Greetings from DAKSH!
Here’s an update on what we’ve been working on since I last wrote to you.
Our Growing Collection of Data
We continue to collect data, and as always, with each update it has grown. We have made significant progress with district court data. We are now collecting information from 333 district courts and have details of over 8 lakh case records. We continue to collect data from 10 high courts, namely, the High Courts of Orissa, Calcutta, Jharkhand, Kerala, Karnataka, Andhra Pradesh, Delhi, Madras, Gujarat, and Patna.
We have created some standard reports and analytics from the data collected. We are also tying in other information to our portal, such as that from the 2011 census, so as to enable more robust analysis.
State of the Judiciary Report
In our last update we had mentioned the State of the Judiciary Report. This report will use data collected as part of the Rule of Law project to study the judiciary’s performance and its impact on society. We have commenced work on the report, put together a basic framework, and identified authors who will collaborate with us. We will be publishing it in the first quarter of next year.
We have had quite a bit of activity on the blog front in the last two months. A two-part summary of discussion during the State of the Judiciary Report consultation is now available on the blog. We have also started a series that looks to demystify the legal system and judicial process. The first and second posts in this series have been published.
We have started analysing information from our database and put out a couple of blogs chronicling these analyses. Kavya Murthy has written about cases pertaining to land as well as a piece that looks closely at data from the Karnataka High Court, while Suryaprakash B.S. has discussed the pendency of tax cases in the High Courts.
We also had a guest blog written by Alok Prasanna Kumar, Senior Resident Fellow at the Vidhi Centre for Legal Policy, New Delhi. Mr. Kumar has written a very interesting article on the difficulties faced while obtaining data to study Indian courts.
DAKSH Data in the News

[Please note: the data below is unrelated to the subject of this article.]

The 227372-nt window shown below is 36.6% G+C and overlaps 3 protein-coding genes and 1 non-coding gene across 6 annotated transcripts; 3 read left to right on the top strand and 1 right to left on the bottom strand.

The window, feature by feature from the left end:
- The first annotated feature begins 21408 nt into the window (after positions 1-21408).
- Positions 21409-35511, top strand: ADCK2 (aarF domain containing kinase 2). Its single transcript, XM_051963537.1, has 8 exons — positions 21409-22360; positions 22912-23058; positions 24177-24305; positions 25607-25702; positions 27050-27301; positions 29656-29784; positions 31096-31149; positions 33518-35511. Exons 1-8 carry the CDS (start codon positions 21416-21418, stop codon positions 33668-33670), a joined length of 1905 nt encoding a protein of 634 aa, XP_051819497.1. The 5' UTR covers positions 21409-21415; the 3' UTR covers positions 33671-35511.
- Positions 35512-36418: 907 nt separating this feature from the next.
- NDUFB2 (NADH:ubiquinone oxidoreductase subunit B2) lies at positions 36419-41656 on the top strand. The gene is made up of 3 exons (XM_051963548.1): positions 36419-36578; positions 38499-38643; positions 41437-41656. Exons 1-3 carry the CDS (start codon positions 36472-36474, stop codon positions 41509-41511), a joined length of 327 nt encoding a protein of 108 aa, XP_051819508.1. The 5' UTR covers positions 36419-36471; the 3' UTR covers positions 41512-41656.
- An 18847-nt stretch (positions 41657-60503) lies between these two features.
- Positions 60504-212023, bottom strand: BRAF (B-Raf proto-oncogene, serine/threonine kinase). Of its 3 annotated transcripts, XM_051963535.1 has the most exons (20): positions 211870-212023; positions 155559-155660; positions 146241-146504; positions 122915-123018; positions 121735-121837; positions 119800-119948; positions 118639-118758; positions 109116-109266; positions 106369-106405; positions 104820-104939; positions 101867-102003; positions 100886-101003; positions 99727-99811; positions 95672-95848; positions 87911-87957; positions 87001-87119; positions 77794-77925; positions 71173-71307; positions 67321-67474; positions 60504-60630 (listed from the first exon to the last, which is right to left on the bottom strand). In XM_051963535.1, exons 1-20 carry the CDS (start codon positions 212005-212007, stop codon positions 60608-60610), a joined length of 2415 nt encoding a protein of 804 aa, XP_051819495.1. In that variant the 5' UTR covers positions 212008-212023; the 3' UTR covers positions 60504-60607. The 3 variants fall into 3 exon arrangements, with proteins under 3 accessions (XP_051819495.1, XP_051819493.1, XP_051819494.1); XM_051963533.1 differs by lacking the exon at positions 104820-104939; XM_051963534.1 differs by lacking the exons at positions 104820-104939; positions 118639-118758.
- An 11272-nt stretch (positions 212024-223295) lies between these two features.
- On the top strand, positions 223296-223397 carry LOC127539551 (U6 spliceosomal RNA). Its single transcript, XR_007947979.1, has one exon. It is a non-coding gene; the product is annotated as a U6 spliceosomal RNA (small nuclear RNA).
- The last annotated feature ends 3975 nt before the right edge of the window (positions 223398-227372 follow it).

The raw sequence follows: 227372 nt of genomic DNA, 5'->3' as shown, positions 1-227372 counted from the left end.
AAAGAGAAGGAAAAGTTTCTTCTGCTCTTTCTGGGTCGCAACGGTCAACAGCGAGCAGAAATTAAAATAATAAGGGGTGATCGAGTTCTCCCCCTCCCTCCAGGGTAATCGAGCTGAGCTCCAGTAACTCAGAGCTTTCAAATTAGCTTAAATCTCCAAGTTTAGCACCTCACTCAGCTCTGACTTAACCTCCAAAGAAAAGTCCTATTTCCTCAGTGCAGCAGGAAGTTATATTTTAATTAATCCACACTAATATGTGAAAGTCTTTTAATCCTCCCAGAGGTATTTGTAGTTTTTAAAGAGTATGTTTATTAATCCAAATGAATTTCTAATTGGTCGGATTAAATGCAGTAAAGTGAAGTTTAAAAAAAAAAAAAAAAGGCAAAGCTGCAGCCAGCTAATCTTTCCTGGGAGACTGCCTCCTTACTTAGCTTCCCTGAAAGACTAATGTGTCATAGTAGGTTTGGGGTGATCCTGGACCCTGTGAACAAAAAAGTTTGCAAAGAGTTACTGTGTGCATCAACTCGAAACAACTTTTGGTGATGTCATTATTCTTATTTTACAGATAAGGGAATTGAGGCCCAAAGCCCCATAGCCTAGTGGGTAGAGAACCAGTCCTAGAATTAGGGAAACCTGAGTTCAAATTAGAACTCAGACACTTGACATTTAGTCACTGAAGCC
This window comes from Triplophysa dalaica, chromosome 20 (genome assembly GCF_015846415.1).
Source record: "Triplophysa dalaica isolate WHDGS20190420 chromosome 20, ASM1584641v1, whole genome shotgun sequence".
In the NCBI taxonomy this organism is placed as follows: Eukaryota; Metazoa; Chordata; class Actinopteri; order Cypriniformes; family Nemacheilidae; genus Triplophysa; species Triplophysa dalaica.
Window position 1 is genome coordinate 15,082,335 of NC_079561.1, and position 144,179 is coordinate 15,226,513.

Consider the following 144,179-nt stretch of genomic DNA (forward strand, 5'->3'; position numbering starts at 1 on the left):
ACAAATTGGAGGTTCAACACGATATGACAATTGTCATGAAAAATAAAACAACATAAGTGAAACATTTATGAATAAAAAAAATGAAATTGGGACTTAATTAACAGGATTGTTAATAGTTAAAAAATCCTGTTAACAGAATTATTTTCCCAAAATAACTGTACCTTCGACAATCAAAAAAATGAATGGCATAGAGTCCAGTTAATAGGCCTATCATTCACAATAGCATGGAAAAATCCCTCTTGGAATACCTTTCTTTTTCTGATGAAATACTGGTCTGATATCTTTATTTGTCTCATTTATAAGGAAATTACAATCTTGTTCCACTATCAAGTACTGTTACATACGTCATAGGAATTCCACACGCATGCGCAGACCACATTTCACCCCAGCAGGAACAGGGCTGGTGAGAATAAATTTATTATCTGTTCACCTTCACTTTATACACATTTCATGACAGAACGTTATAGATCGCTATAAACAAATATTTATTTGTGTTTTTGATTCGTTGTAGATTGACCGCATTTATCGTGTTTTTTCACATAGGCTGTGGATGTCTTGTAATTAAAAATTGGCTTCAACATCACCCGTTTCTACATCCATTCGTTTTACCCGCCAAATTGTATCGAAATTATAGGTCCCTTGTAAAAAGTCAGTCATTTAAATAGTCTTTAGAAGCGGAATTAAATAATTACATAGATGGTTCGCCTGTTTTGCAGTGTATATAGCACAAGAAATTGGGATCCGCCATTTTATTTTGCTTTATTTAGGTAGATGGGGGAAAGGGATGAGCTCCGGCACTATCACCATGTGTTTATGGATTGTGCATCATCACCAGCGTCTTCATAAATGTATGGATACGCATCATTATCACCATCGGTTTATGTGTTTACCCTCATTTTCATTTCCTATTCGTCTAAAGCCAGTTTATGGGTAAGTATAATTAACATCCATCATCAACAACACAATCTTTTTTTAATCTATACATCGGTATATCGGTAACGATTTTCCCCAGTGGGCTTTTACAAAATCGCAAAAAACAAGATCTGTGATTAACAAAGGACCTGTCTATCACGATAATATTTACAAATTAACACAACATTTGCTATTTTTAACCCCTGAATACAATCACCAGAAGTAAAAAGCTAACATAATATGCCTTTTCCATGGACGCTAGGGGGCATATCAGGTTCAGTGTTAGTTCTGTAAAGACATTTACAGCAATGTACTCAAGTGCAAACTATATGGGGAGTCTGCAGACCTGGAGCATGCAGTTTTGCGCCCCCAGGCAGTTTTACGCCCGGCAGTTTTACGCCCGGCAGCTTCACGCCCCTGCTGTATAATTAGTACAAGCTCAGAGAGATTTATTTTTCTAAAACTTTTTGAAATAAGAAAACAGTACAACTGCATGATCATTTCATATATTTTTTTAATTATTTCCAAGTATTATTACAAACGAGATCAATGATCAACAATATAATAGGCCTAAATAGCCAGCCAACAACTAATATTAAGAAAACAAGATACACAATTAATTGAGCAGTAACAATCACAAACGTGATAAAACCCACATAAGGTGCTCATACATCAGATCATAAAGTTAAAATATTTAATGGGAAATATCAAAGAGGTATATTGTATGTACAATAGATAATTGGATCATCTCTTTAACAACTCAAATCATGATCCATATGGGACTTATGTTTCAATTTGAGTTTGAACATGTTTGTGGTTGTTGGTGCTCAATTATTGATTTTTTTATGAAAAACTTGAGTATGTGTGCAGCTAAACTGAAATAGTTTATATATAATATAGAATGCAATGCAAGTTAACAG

Kian Ganz, founder and editor of Legally India, has written an article analysing the movement of cases through the high courts in India, using DAKSH’s data. His article was published in the Live Mint newspaper in August.
Constitutional Day Lecture
We are organising the fourth edition of DAKSH’s Annual Constitutional Day Lecture. We host this lecture every year as part of our initiative to encourage good governance and improve legal awareness. This year, the lecture will be delivered by Raju Ramachandran, former Additional Solicitor General of India and Senior Advocate at the Supreme Court of India, on 28 November 2015. We will send you a formal invitation after we finalise the venue. We hope to see you there.
DAKSH founder, Harish B. Narasappa, was a speaker at the Conference on Public Trust and Confidence in the Justice System. The conference, which took place on 18–20 September 2015, was organized by the National Judicial Academy, Bhopal. Mr. Narasappa spoke about indicators of public trust and confidence in the judicial system, as well as causes for the diminishing trust and confidence in the system.
We are excited to announce that we will be collaborating with the Centre for Constitutional Law, Policy and Governance (CLPG), National Law University, Delhi. We will be collaborating to analyse DAKSH data as well as other publicly available data on the Indian judiciary.
We will be back with more updates next month. In the meantime, we look forward to hearing from you. Please let us know if you have questions or suggestions.
Thank you for reading!